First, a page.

Second-Level Thinking in Investing

Second-Level Thinking in Investing

Clients often ask us what the secret sauce is for beating the market. A lot of the time, the trick is getting out of our heads and ignoring the shouting voices of the markets, because when there is “certainty” about the right course of action, it’s usually time to do the opposite. Innate biases can also play a vital role in undermining investors’ decision-making ability, something we write and present about often (for example here, here, and here).

But aside from shutting out voices both external and internal, there is an intellectual exercise that underpins many successful investment insights, and which can mean the difference between owning great businesses and owning great stocks: second-level thinking.

Highlighted by Howard Marks in his book The Most Important Thing, second-level thinking is about viewing things differently from others in order to identify real opportunity. In this 2021 presentation to CFA Society Chicago, Marks describes it as follows: “If you think the same as everyone else, you can’t expect to outperform… In order to outperform others, you have to know something they don’t know. You have to look at things in a different way. Second-level thinking – different and better.”

But what does this look like in practice? He points to the following two examples in his book:

“First-level thinking says, ‘It’s a good company; let’s buy the stock.’ Second-level thinking says, ‘It’s a good company, but everyone thinks it’s a great company, and it’s not. So the stock’s overrated and overpriced; let’s sell.’
 “First-level thinking says, ‘The outlook calls for low growth and rising inflation. Let’s dump our stocks.’ Second-level thinking says, ‘The outlook stinks, but everyone else is selling in a panic. Buy!’

Second-level thinking in Leith Wheeler portfolios

Our investment teams go through these mental gymnastics all the time, with every stock we own or consider. One recent example was in our global equity portfolio, which we manage in-house for our private clients. In the two weeks following Russia’s invasion of Ukraine in February 2022, the value of our holdings in Booking Holdings – which owns, Priceline, OpenTable, KAYAK, and others – fell 27%. The consensus rationale was that Booking had material exposure to travel in Europe, including Eastern Europe.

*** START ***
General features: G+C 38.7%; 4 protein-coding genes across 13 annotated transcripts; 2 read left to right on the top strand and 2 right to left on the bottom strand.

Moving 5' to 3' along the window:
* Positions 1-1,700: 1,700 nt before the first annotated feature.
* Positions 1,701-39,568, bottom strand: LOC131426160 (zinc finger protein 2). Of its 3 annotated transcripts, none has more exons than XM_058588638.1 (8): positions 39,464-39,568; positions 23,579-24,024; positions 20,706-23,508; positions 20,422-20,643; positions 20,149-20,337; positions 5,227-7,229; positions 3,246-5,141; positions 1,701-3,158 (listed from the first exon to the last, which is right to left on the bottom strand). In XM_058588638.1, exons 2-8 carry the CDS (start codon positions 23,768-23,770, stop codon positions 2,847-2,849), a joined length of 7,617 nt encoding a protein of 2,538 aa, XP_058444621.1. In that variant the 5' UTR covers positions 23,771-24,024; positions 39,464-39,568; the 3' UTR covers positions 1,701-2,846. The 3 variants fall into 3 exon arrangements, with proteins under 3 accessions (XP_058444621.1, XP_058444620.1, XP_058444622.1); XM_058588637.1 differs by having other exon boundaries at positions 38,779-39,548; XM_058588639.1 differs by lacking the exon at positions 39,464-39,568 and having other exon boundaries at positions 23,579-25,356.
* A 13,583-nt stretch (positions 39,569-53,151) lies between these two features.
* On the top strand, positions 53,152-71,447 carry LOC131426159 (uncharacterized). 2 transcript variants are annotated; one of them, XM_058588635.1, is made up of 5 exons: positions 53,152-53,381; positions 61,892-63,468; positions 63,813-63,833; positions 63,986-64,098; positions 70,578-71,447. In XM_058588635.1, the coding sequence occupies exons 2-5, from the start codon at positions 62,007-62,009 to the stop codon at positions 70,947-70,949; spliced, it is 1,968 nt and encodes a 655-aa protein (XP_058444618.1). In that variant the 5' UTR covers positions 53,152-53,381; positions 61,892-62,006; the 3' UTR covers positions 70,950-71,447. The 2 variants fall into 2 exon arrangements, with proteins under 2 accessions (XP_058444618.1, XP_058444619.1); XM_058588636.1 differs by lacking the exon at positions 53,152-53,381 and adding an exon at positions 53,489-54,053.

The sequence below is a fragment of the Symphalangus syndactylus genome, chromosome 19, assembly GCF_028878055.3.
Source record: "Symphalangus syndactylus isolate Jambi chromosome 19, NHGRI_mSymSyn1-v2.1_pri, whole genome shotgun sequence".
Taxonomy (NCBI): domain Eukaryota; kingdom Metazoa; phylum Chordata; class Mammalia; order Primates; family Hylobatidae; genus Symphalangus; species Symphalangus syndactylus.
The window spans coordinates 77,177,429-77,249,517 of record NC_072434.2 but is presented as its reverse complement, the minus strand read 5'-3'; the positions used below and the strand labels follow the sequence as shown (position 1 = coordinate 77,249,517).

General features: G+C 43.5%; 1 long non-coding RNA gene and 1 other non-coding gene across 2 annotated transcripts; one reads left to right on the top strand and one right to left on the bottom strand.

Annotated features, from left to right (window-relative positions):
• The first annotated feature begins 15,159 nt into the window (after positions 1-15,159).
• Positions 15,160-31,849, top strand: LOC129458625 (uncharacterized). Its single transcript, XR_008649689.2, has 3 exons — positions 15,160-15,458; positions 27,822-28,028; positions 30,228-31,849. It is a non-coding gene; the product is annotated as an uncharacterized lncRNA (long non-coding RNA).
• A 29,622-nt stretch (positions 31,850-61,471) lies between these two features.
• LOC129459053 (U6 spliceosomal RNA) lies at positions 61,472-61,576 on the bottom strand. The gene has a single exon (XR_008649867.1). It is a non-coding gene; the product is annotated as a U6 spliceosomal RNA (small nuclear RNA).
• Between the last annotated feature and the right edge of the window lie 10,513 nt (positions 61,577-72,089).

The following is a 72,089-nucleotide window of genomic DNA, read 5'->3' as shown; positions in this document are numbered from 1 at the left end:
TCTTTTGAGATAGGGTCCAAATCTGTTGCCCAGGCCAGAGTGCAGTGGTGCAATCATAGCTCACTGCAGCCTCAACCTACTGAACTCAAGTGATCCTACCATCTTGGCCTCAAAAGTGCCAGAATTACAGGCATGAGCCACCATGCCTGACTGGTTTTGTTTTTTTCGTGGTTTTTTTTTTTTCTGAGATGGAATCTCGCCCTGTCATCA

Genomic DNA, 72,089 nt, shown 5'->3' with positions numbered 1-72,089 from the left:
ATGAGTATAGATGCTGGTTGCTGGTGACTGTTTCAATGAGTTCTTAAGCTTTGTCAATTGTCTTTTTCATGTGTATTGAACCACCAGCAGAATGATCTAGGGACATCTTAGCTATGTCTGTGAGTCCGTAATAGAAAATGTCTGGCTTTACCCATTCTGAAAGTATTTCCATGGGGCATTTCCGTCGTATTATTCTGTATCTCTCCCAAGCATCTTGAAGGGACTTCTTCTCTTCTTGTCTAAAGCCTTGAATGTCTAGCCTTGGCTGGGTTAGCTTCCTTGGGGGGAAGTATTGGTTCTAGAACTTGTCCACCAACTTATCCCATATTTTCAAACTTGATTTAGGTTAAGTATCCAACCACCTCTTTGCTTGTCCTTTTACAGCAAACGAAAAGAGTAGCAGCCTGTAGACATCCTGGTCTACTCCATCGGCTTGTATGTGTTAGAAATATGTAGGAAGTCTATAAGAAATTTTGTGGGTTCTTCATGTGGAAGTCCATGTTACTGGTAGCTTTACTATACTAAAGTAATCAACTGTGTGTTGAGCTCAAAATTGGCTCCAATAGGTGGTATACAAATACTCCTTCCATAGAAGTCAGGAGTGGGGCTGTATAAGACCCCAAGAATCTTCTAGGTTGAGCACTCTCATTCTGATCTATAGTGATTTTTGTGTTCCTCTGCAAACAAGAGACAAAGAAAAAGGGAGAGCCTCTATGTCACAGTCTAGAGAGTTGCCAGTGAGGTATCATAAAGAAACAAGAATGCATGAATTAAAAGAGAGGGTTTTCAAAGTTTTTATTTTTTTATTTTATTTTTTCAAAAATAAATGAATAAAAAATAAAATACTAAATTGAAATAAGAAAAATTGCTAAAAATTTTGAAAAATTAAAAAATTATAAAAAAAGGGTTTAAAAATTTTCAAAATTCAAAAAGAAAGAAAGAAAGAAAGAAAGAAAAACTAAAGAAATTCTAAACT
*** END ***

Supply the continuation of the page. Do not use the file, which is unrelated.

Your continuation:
First-level thinkers thus concluded, “Travel demand for the company will decline, so sales and earnings will also decline,” and sold the stock.

The Leith Wheeler global equity team’s second-level thinking went like this:

  • One, Booking’s true exposure to Eastern Europe was actually smaller than a superficial glance might imply – in the low single digits as a percentage of revenues;
  • Two, Spring 2022 was a period of the release of significant pent-up demand for travel, so even softness in one region would likely be overpowered by strength in others; and
  • Three, Booking is exposed largely to leisure travel and is agnostic regarding where its customers want to travel. It earns a commission regardless. The big fear was that travel volumes would decline across Europe more generally and this just hasn’t happened.

These insights were corroborated by comments from Visa’s CEO about global travel volumes and data showing that US-Mexico travel was 160% of 2019 levels. Second-level thinking showed us the stock decline was not a problem. It was an opportunity.

We added to the holding, and the recovery in Booking’s business so far has been robust, with activity on the platform now exceeding pre-COVID levels. At time of writing, the stock has climbed +11% from its early March lows – versus broad market declines of -5% over the same period. It’s early days but the fact is: selling with the others at the bottom would have been a mistake.

This example highlights a commitment to fundamental analysis, to identify hidden earning power that others dismissed. Another way to think differently is by paying attention to stories that others are ignoring.

The Power of Page 16

In Investing from Page 16, we explore the idea that themes or companies that have made their way to the front page of the paper generally don’t offer attractive return profiles – because the public’s interest in them has already pushed their prices up. The returns are gone. Marks provides a salient example when his son pitches him to buy shares of Ford because of an exciting, upcoming new model launch. “How many people don’t know this?” he asks. The answer, zero, is the value he ascribes to this idea.

Conversely, investors can gain a competitive edge when they pay attention to Page 16 stories – things that seem innocuous or irrelevant, and so have garnered limited market interest (yet). As those stocks grow into their potential and hit the headlines, their valuations and stock prices will rise. Our analysts benefit from years of experience following specific sectors as well as the time to invest in understanding current conditions with competitors and customers of specific companies, which helps raise their antennae on these Page 16 stories.

Second-level thinking is a challenging but rewarding way to invest for the long term. The good news is that many views make a market, and a steady stream of first-level thinking has fed us opportunities for the last 40 years – and will hopefully continue to do so for the next 40.